NOTE: This story was produced for our TV program on Na Leo o Hawaii and uploaded to YouTube in January 2013, but it was only posted to our website in December 2013 as a part of our Best of 2013 series.
HAWAII ISLAND – Up on the remote slopes of Mauna Loa, at the end of Stainback Highway, Kulani prepares to undergo another change.
Currently, the former correctional facility serves as home to the Hawaii National Guard’s Youth Challenge Academy. But lawmakers are planning to return the site to its former use. The re-opening of Kulani Correctional facility has been in the works ever since Governor Neil Abercrombie took office in 2010.
During the recent state of the state address, the governor spoke of his plan. Later that same day, a public hearing was held in Hilo on the re-opening of Kulani. Ted Sakai, the state’s Public Saftey Director, was on hand to answer questions.
The prison was closed in July of 2009, under the administration of Linda Lingle. The announcement of decision came suddenly. State officials planned to turn the facility over to the Hawaii National Guard for use as a second location for the Youth ChalleNGE academy for troubled teens. The para-military school already had a campus on Oahu.
Offenders would be imprisoned elsewhere, many shipped out of state to Arizona.
A few days later, a big hearing was held between state lawmakers, county officials, and the public… concerning the impacts of the shutdown.
Today, Ted Sakai agrees: finding substantial savings, depends on how you look at the issue.
Also, when Kulani closed, many corrections officers lost their jobs. Attorney Ted Hong represented the employees of the United Public Workers’ Hawaii Division, who said their own union failed to handle the situation properly. The union members even picketed… outside their own union.
Last week we asked Sakai about these displaced workers, and whether or not they would be first in line for a job.
At the recent meeting in Hilo, Sakai heard a lot about the puuhonua concept, from a passionate group known as Ohana Hoopakele. In 2009, the prison closure prompted this press conference by the group outside the Hale Kaulike courthouse in Hilo.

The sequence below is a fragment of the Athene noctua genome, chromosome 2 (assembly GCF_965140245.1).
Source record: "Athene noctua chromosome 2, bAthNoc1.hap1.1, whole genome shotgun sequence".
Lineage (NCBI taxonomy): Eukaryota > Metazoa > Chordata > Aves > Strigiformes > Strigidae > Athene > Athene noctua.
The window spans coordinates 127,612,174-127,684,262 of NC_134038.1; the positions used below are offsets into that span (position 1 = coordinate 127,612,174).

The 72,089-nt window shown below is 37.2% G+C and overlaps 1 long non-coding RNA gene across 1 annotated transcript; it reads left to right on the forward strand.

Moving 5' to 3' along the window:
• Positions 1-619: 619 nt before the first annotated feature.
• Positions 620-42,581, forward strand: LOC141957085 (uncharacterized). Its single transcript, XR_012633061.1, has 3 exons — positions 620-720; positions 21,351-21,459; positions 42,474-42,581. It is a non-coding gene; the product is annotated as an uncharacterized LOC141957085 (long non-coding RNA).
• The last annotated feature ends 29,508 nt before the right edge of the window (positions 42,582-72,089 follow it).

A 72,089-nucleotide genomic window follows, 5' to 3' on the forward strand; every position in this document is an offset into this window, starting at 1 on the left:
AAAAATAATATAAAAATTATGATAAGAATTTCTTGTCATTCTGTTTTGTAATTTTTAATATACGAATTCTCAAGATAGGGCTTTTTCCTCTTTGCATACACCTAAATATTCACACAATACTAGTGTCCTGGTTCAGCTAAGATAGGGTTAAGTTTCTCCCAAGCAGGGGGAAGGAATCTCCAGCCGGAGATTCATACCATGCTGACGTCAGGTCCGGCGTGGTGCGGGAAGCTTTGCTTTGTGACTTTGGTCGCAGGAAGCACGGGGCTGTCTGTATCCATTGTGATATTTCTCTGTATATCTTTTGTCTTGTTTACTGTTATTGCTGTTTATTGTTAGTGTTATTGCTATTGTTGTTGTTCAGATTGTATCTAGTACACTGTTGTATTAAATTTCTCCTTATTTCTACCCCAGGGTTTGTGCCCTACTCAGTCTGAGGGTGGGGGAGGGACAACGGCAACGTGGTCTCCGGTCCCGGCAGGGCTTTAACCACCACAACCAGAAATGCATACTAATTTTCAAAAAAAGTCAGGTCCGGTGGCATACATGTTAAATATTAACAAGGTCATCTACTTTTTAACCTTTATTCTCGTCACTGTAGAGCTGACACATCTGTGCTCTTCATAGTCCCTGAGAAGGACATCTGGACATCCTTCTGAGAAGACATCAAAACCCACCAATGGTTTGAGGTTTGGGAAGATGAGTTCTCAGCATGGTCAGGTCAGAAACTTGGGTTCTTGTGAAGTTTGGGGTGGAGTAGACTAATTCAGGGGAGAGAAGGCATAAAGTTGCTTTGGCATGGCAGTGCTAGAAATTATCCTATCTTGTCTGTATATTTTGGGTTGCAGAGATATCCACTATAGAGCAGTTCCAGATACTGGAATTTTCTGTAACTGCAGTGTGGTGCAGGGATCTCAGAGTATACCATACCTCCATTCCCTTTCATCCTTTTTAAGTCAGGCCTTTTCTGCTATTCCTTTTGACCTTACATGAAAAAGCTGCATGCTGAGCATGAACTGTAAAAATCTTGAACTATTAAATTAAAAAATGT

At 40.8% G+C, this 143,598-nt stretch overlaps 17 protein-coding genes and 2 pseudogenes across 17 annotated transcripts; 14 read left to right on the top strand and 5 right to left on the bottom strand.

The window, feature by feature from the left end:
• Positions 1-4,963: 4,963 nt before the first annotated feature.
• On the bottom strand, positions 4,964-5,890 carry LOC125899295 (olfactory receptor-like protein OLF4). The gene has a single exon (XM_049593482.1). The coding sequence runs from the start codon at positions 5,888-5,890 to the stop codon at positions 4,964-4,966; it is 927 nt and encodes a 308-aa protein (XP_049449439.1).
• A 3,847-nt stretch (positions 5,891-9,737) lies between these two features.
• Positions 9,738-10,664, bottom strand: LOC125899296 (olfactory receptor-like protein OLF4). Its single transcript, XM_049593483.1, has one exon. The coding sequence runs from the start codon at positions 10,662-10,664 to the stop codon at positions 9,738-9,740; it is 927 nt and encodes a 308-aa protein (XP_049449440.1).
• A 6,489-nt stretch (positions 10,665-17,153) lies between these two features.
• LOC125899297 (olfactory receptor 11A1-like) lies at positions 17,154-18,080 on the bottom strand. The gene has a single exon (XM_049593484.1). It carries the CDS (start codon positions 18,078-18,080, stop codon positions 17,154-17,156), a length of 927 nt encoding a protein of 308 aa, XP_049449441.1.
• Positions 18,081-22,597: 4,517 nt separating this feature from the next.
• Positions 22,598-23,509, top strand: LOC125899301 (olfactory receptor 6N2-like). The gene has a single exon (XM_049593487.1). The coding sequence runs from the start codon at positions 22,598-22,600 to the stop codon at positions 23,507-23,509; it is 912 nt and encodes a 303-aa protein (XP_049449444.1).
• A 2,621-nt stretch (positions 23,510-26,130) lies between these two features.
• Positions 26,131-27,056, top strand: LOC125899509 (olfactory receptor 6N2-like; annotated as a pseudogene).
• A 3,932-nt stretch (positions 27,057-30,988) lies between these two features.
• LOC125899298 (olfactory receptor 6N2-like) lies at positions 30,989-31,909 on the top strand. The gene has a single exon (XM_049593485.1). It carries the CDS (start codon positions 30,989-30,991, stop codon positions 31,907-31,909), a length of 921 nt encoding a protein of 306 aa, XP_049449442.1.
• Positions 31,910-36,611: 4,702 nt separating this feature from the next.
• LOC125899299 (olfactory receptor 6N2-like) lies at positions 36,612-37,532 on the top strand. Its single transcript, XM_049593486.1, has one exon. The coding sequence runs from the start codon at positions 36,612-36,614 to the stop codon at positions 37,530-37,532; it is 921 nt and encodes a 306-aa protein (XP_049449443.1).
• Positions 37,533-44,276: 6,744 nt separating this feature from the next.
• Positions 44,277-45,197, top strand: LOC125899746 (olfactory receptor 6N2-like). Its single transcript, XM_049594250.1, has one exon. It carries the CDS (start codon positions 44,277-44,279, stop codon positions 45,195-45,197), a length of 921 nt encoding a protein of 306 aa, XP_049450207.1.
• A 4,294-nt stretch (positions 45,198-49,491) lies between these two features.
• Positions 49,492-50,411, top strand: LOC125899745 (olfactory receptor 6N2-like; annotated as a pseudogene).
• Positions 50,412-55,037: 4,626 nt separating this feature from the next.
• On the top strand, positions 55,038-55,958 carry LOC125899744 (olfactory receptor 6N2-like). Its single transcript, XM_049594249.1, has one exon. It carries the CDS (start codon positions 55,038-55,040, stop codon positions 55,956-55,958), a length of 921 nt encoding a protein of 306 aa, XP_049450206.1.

Led by Sam Kaleleiki, the group began to promote their idea of a puuhonua at Kulani. Meanhwile, the Lingle administration charged full steam ahead with the Youth ChalleNGE academy. The National Guard program was in place by the time she stepped down from office.
Then a new administration, and a new philosophy. Governor Neil Abercrombie took over, and promised to bring the prisoners back to the islands. The Youth ChalleNGe academy would have to be relocated, of course, most likely to the military reserve in Keaukaha.
And surprisingly, Ohana Hoopakele’s push for a puuhonua gained traction at the state legislature.
Last session, a number of bills were passed regarding Kulani and the state’s approach to incarceration. Among them… the puuhonua concept, with a preference to investigate using the site at Kulani for the program. The governor signed the bill into law. Ohana Hoopakele celebrated with a hoolaluea at Makuu Farmers Market in Puna. However, the joy was tempered with the impression that the state would not fully embrace their vision for the prison alternative.
Sure enough, when the state officially announced its intention to reopen Kulani, the environmental assessment made no mention of the puuhonua.
During last week’s hearing, representatives from Ohana Ho’opakele spoke up.
The state will hold another hearing January 31st in Keaau.